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FDA Approves NASA-Developed Ventilator For Emergency Use

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The U.S. Food and Drug Administration approved a new high-pressure ventilator developed by NASA to treat coronavirus or COVID-19 patients. The space agency is offering the designs for licensing on a royalty-free basis during the time of the pandemic, hoping to increase the availability of life-saving medical devices.

In a statement, NASA said its VITAL (Ventilator Intervention Technology Accessible Locally) was approved for use under the FDA's March 24 ventilator Emergency Use Authorization.

VITAL was developed by engineers at NASA's Jet Propulsion Laboratory or JPL in Southern California. VITAL, like all ventilators, requires patients to be sedated and have an oxygen tube inserted into their airway to breathe.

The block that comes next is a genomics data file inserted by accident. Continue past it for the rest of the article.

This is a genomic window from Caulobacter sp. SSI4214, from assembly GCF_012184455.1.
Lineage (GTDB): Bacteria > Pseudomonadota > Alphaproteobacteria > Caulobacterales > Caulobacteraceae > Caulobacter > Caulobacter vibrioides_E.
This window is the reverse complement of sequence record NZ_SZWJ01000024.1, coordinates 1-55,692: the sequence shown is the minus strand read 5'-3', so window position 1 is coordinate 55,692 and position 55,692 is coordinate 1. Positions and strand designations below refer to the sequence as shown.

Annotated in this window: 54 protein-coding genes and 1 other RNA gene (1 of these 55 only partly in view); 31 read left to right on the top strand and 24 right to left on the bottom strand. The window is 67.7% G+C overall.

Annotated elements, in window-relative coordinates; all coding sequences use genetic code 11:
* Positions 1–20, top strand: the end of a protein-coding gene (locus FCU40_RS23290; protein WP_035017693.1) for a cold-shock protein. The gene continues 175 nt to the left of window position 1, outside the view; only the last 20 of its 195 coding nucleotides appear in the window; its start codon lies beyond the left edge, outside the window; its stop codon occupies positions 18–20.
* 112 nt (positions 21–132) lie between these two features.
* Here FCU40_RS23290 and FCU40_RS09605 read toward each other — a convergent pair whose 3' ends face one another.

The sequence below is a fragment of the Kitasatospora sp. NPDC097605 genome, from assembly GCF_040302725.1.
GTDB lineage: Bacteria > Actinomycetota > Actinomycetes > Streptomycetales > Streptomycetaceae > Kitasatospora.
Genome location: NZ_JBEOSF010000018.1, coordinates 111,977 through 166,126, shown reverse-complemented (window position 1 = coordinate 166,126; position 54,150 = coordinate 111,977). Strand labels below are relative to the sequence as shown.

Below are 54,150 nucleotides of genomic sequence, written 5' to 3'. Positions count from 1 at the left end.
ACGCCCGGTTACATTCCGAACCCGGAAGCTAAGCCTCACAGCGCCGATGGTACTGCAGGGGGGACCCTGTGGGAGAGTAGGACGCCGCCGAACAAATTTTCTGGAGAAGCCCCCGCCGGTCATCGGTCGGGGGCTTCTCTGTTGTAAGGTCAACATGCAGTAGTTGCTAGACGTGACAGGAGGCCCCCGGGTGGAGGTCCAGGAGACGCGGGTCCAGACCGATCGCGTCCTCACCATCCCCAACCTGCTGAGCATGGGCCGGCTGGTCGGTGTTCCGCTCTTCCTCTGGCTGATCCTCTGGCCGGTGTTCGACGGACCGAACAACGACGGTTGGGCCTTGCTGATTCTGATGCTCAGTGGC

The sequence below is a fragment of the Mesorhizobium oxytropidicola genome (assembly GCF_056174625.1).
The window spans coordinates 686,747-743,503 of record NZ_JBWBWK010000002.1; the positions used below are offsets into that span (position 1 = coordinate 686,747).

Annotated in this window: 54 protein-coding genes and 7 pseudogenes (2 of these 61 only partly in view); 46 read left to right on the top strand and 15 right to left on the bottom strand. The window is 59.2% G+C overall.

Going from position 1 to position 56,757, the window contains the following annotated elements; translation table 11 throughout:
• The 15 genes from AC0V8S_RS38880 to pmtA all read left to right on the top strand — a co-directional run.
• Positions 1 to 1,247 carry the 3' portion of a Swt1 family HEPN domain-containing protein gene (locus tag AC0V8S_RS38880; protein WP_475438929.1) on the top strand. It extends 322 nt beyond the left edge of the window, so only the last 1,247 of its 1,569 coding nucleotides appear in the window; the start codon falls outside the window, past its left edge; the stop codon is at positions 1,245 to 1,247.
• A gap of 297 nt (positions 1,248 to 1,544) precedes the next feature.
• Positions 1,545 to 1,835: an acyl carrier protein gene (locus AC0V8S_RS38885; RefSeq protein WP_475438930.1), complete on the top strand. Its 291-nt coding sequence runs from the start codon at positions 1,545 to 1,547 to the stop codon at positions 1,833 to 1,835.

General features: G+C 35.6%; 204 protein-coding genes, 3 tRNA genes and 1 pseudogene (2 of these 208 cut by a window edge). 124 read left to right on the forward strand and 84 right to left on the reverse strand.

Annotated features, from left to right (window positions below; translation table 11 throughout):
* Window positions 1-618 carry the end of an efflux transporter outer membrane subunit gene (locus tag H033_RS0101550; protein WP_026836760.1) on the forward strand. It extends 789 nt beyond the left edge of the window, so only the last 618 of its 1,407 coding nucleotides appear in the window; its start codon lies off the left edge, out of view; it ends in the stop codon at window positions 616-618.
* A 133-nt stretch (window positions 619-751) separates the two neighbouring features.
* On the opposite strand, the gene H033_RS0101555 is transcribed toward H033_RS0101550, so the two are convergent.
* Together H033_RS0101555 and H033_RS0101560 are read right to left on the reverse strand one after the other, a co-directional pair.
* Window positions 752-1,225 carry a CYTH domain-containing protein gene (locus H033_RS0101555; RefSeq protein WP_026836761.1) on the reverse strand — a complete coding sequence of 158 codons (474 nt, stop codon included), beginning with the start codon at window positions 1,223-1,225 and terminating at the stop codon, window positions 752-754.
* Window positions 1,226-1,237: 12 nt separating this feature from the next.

The Office of Technology Transfer and Corporate Partnerships at Caltech, which manages JPL for NASA, is offering a free license for VITAL. It is also seeking manufacturers for the device from commercial medical industry.

NASA said the ventilator can be built faster and maintained more easily than a traditional ventilator. It is composed of fewer parts, many of which are currently available to potential manufacturers through existing supply chains.

With its flexible design, the ventilator can be modified for use in field hospitals being set up in convention centers, hotels and other high-capacity facilities across the world.

The new device will last three or four months, and wouldn't replace current hospital ventilators that can last years.

Amid the worsening Covid-19 spread, various U.S. car makers recently started manufacturing ventilators using their infrastructure. In mid-April, General Motors said it was preparing to deliver its first batch of ventilators to the U.S. for the treatment of patients with Covid-19. Ford is working with GE Healthcare to produce 50,000 ventilators in Michigan. Tesla also is reported to be producing ventilators at its Gigafactory in Buffalo, New York.

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